skeleton duino | Botshop
Skeleton Duino Review

Skeleton Duino Review

skeleton duino working

We designed this little board here at Bot shop as our solution to saving costs on using Arduino in our projects. Using an Arduino Uno on a finished project is firstly a bit expensive, throwing money in the water on components etc. not used in a final product. Secondly, the Uno board is unnecessary big for a final project that in itself mean bigger more expensive cases, thirdly it consumes unnecessary power (4x more than the Skeleton Duino) especially if you think of using batteries.

You can get one here.

You might be aware of the fact that in its basic form you just need the Atmega microcontroller, the crystal and 2 caps. A good idea is a 5V voltage regulator as well so you can use power sources bigger than 5V. The male rails, USB converter chip (quite expensive), 3.3V regulator, power jacks etc just add to cost and size of the board. All these are great while you develop but will not be used in a final product.  Jumper cables that fall out become a nuisance etc.

We use the Arduino Uno to develop our projects because it is easy to upload the code, push in jumper wires and get things to work. Once completed, we look at other boards for the final project. We used the Arduino mini but that is still a bit pricey and we do not like the SMD micro controller and having to go through the troubles of uploading sketches with an ISP uploader.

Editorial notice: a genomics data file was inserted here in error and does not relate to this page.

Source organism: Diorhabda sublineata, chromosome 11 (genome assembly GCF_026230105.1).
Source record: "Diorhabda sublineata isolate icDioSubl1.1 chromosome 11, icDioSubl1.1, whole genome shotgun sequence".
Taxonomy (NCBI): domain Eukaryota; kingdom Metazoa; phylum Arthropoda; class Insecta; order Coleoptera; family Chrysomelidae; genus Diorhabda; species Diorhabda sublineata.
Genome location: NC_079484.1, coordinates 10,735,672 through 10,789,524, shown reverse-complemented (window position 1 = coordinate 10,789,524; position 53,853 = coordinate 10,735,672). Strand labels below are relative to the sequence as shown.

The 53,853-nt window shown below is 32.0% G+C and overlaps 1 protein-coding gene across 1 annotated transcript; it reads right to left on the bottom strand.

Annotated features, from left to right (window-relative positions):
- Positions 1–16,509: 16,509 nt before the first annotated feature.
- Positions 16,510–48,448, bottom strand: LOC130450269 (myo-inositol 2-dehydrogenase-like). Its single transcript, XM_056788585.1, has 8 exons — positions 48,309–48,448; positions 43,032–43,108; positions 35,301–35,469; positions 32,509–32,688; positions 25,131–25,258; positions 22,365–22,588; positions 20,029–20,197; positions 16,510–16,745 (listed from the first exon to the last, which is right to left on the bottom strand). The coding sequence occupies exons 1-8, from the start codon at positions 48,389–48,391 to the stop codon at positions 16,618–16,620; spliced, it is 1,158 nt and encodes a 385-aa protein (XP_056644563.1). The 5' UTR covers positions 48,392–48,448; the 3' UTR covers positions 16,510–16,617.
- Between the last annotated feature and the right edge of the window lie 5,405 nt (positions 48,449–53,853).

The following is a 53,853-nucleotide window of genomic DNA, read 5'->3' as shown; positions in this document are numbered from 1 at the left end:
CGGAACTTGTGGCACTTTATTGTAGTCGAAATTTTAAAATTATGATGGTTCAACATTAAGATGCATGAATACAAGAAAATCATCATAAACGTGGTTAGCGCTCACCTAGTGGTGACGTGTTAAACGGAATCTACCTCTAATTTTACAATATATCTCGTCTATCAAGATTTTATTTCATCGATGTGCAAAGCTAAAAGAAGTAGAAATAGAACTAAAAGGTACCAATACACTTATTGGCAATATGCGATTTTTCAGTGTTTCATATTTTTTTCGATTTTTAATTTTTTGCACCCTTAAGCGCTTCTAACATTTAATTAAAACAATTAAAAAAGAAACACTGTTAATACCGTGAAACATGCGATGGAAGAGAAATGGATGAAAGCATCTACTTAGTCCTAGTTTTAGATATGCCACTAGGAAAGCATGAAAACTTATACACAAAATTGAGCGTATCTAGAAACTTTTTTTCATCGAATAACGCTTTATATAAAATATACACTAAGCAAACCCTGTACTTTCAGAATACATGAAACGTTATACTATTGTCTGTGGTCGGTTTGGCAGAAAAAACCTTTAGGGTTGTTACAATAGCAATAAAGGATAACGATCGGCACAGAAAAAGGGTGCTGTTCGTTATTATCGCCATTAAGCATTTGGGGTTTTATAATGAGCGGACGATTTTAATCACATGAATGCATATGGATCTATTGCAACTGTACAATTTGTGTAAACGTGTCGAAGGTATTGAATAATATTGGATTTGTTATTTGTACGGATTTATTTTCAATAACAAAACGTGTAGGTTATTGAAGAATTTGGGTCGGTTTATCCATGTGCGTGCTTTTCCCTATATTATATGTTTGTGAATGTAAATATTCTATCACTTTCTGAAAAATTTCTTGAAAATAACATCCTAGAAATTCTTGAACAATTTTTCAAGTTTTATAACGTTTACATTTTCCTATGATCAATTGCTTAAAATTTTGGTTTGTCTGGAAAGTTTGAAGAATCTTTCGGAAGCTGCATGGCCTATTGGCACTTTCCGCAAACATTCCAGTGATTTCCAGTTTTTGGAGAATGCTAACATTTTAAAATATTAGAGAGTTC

Eventually, we used strip board to have the Atmega, crystal and capacitors on a small board for projects but that looks nasty. Worth than that is building it on stripboard, the cutting away of tracks and soldering connection wires is a pain.

Here is an example of a pic from the Internet of such a board.
Uno stripboard

So we came up with the Skeleton Duino board. There is zero fluff, no USB to TTL to program the chip. no headers and a socket to plug in Atmega IC’s instead of the SMD chips.

Programming the Atmega micro controller

The whole idea is to program the chip on your Arduino Uno, take it out of the ic socket and then put it into the ic socket of the skeleton Duino. I hope it is needless to mention that you need the Uno with the micro controller in a socket not those with the Atmega SMD chip.  It does have a power LED, status LED and a 5V voltage regulator on board but that’s it.

Power consumption.

Unexpectedly actually, this board has quite a low power consumption because there are no additional voltage regulators. resistors, IC’s and so on. An Arduino

An Arduino Uno uses without anything connected to it 45 mA. The Skeleton Duino uses 9mA. This is important if you use batteries as a power source, they will last x 5.6 times longer.

Features:

  • The power terminals uses 2.54 pitch if you want to use screw terminals
  • 5V regulator
  • Power LED
  • Status LED
  • Dimensions: 45mm x 25mm
  • ……uh, ok that it.

We sell these boards on our site here.